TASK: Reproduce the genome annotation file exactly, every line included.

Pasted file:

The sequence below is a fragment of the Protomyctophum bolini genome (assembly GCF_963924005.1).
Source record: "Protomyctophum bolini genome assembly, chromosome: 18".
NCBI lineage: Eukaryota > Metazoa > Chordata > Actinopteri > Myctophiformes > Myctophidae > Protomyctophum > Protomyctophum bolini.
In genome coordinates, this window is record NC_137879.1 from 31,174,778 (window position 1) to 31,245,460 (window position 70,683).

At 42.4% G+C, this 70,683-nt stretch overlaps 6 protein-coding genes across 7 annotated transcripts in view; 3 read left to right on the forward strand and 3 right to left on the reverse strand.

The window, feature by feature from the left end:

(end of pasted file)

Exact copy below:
The sequence below is a fragment of the Protomyctophum bolini genome (assembly GCF_963924005.1).
Source record: "Protomyctophum bolini genome assembly, chromosome: 18".
NCBI lineage: Eukaryota > Metazoa > Chordata > Actinopteri > Myctophiformes > Myctophidae > Protomyctophum > Protomyctophum bolini.
In genome coordinates, this window is record NC_137879.1 from 31,174,778 (window position 1) to 31,245,460 (window position 70,683).

At 42.4% G+C, this 70,683-nt stretch overlaps 6 protein-coding genes across 7 annotated transcripts in view; 3 read left to right on the forward strand and 3 right to left on the reverse strand.

The window, feature by feature from the left end: